When they heard this, they were amazed. So they left him and went away.

The Pharisees were trying to get Jesus to contradict himself. He had been proclaiming that God does not regard one person higher than another and is not impressed with their hypocritical religiosity. If they could get him to say that Caesar was of no importance and, because he was not a man of God, they owed him no allegiance, then they’d have Jesus in trouble with the law and could get him arrested.

But Jesus was too smart for their scheming. In answering them, he gave to all of us a very important biblical principle: our allegiance to Jesus Christ does not relieve us of our duties to others, even to people who may not be godly. We are to be good citizens and examples of giving to others what is rightfully theirs.

I’d like to apply this principle to your working world, especially if you are employed and have someone in authority over you, someone who hands you a paycheck at regular intervals. This principle applies even more if your employer is not a Christ-follower and does not adhere to Christian principles. If you think of your employer—your boss—as the Caesar in your life, then you can apply this principle to your particular situation; it can give you some very good guidance on your behavior and responsibility as an employee.

Let’s think about the things a Christian employee owes to their employer, the things that are rightfully due an employer or boss, whether they are Christian or not:

  1. You Owe Hard Work

A Christian employee should always give their employer an honest day’s work for the money they receive. If you have agreed to do a certain job for a certain paycheck, then you owe that work to your employer.

Sadly, not everyone works hard for their employer. If you’ve been in the working world very long, you’ve certainly seen many people who maybe work one hour in three. They spend much of their working day talking on the phone, taking care of personal matters, talking to a co-worker, or just dragging their feet instead of working diligently.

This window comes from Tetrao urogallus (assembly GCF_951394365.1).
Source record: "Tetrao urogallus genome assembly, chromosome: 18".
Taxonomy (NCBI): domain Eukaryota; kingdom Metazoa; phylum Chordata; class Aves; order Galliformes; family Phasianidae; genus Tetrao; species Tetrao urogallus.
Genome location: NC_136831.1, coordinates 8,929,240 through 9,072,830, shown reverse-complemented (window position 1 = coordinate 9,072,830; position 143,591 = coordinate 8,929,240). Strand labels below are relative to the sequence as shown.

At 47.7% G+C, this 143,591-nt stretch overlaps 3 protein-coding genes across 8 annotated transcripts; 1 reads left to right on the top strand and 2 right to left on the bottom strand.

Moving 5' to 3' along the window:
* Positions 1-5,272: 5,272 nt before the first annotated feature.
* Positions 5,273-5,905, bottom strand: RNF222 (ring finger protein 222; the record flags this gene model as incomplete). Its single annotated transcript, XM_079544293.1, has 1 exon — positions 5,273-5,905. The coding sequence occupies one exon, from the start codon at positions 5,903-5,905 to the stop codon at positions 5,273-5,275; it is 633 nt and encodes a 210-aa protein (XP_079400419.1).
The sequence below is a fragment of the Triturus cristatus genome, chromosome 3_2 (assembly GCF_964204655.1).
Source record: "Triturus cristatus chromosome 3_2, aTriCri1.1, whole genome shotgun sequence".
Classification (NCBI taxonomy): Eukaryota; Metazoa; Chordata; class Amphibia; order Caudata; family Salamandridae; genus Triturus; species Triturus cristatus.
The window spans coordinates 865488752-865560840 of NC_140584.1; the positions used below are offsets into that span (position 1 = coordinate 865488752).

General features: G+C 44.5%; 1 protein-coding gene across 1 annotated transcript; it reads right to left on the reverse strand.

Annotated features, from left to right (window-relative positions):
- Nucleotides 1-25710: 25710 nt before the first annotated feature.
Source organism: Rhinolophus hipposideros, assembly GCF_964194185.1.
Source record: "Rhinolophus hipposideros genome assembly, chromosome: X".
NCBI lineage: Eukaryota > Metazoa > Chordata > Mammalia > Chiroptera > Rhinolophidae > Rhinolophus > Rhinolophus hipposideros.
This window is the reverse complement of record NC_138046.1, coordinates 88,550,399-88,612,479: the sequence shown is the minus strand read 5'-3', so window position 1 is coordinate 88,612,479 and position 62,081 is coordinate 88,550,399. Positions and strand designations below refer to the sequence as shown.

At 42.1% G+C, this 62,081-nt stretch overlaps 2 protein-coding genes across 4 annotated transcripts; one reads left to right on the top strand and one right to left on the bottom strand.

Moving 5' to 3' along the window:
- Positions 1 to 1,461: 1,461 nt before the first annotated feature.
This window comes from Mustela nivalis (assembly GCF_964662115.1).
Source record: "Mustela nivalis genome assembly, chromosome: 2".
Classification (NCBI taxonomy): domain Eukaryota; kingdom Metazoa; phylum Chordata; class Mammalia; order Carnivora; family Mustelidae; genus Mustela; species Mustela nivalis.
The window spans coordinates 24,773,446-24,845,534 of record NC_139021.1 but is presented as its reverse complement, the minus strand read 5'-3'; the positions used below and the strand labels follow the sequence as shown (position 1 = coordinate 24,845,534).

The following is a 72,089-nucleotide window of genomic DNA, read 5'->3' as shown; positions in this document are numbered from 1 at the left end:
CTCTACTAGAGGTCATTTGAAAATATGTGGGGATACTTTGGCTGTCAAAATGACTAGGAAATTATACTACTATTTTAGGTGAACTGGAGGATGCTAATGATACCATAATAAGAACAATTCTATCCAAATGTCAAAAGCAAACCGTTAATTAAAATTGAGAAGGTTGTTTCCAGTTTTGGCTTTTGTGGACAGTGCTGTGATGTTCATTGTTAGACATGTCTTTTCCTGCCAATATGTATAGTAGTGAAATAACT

At one time, I designed a training program for a client. One of my first tasks was to understand the problem and the people better. So I spent a good bit of time interviewing employees. I heard a constant complaint that they had too much work to do, that the employer was asking too much of them. Finally, I said to one employee, “Do you really think you’re asked to do more than you can accomplish in eight hours of honest work?” She was very candid in answering me, saying, “Mary, we used to have to work four to five hours a day in an eight-hour shift. Now they want us to work seven.”

This situation is very common today. Many people are offended if you ask them to give eight-hours of work for eight-hours of pay. There seems to be an attitude that the employer owes eight-hours of pay for maybe four-hours of work, and to ask more is really outrageous.

To give to your employer what is rightfully theirs, a Christian should always give a full day’s work. You should never take advantage of your employer by cheating them out of time and work that is due to them. Your work habits should be noticeably different from those who try to take advantage of the employer, and your attitude should be one of being desirous to give the employer what is their rightful due—hard work for your pay.

  1. You Owe Protection of Employer’s Assets

What belongs to your employer is yours to use for business purposes, not for your own personal benefit. You need to realize that taking your employer’s assets is simply stealing. I’m well aware that this is a common practice, and people don’t think of it as stealing; here again, Christians have standards higher than those of this world’s. If you render to Caesar what is rightfully theirs, then you will be careful not to steal from your employer and to do everything you can to conserve their money and their assets.